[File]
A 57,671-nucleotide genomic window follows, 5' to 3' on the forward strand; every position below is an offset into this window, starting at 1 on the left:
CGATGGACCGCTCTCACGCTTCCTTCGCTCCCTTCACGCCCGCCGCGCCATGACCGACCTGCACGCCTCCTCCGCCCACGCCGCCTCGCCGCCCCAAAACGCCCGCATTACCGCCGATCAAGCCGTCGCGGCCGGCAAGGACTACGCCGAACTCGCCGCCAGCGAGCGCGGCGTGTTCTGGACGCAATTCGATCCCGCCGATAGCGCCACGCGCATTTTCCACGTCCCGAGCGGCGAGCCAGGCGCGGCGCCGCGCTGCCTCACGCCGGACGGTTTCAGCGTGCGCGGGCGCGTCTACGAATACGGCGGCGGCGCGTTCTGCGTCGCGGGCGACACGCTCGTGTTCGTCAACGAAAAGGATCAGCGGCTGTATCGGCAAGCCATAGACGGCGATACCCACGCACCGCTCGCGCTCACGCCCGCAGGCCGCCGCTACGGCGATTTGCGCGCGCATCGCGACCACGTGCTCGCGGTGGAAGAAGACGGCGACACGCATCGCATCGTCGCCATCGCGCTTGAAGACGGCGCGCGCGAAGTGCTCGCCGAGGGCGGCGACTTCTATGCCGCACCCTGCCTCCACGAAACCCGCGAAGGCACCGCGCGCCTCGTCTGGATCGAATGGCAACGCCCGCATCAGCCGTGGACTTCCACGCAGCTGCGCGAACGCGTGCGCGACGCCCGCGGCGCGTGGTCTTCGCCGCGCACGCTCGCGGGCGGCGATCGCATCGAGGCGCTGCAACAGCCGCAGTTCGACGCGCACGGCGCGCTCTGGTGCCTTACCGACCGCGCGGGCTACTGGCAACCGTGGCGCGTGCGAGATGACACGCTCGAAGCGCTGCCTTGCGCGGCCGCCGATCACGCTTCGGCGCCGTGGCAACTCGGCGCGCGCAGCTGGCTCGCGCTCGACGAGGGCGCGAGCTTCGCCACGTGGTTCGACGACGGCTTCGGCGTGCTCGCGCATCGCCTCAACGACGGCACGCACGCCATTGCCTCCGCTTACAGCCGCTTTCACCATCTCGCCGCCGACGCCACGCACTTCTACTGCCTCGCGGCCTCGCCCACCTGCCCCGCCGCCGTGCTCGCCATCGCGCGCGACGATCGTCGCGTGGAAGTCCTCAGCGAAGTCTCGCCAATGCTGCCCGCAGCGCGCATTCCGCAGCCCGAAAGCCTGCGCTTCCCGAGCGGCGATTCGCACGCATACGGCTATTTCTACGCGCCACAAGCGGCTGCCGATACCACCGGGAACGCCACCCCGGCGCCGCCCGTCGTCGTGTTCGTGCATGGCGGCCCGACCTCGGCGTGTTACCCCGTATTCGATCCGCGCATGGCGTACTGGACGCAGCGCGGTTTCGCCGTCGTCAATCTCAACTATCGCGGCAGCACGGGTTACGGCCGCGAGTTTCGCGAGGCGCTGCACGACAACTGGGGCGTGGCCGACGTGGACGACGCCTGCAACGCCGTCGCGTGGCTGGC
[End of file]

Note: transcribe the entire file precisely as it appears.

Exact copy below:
A 57,671-nucleotide genomic window follows, 5' to 3' on the forward strand; every position below is an offset into this window, starting at 1 on the left:
CGATGGACCGCTCTCACGCTTCCTTCGCTCCCTTCACGCCCGCCGCGCCATGACCGACCTGCACGCCTCCTCCGCCCACGCCGCCTCGCCGCCCCAAAACGCCCGCATTACCGCCGATCAAGCCGTCGCGGCCGGCAAGGACTACGCCGAACTCGCCGCCAGCGAGCGCGGCGTGTTCTGGACGCAATTCGATCCCGCCGATAGCGCCACGCGCATTTTCCACGTCCCGAGCGGCGAGCCAGGCGCGGCGCCGCGCTGCCTCACGCCGGACGGTTTCAGCGTGCGCGGGCGCGTCTACGAATACGGCGGCGGCGCGTTCTGCGTCGCGGGCGACACGCTCGTGTTCGTCAACGAAAAGGATCAGCGGCTGTATCGGCAAGCCATAGACGGCGATACCCACGCACCGCTCGCGCTCACGCCCGCAGGCCGCCGCTACGGCGATTTGCGCGCGCATCGCGACCACGTGCTCGCGGTGGAAGAAGACGGCGACACGCATCGCATCGTCGCCATCGCGCTTGAAGACGGCGCGCGCGAAGTGCTCGCCGAGGGCGGCGACTTCTATGCCGCACCCTGCCTCCACGAAACCCGCGAAGGCACCGCGCGCCTCGTCTGGATCGAATGGCAACGCCCGCATCAGCCGTGGACTTCCACGCAGCTGCGCGAACGCGTGCGCGACGCCCGCGGCGCGTGGTCTTCGCCGCGCACGCTCGCGGGCGGCGATCGCATCGAGGCGCTGCAACAGCCGCAGTTCGACGCGCACGGCGCGCTCTGGTGCCTTACCGACCGCGCGGGCTACTGGCAACCGTGGCGCGTGCGAGATGACACGCTCGAAGCGCTGCCTTGCGCGGCCGCCGATCACGCTTCGGCGCCGTGGCAACTCGGCGCGCGCAGCTGGCTCGCGCTCGACGAGGGCGCGAGCTTCGCCACGTGGTTCGACGACGGCTTCGGCGTGCTCGCGCATCGCCTCAACGACGGCACGCACGCCATTGCCTCCGCTTACAGCCGCTTTCACCATCTCGCCGCCGACGCCACGCACTTCTACTGCCTCGCGGCCTCGCCCACCTGCCCCGCCGCCGTGCTCGCCATCGCGCGCGACGATCGTCGCGTGGAAGTCCTCAGCGAAGTCTCGCCAATGCTGCCCGCAGCGCGCATTCCGCAGCCCGAAAGCCTGCGCTTCCCGAGCGGCGATTCGCACGCATACGGCTATTTCTACGCGCCACAAGCGGCTGCCGATACCACCGGGAACGCCACCCCGGCGCCGCCCGTCGTCGTGTTCGTGCATGGCGGCCCGACCTCGGCGTGTTACCCCGTATTCGATCCGCGCATGGCGTACTGGACGCAGCGCGGTTTCGCCGTCGTCAATCTCAACTATCGCGGCAGCACGGGTTACGGCCGCGAGTTTCGCGAGGCGCTGCACGACAACTGGGGCGTGGCCGACGTGGACGACGCCTGCAACGCCGTCGCGTGGCTGGC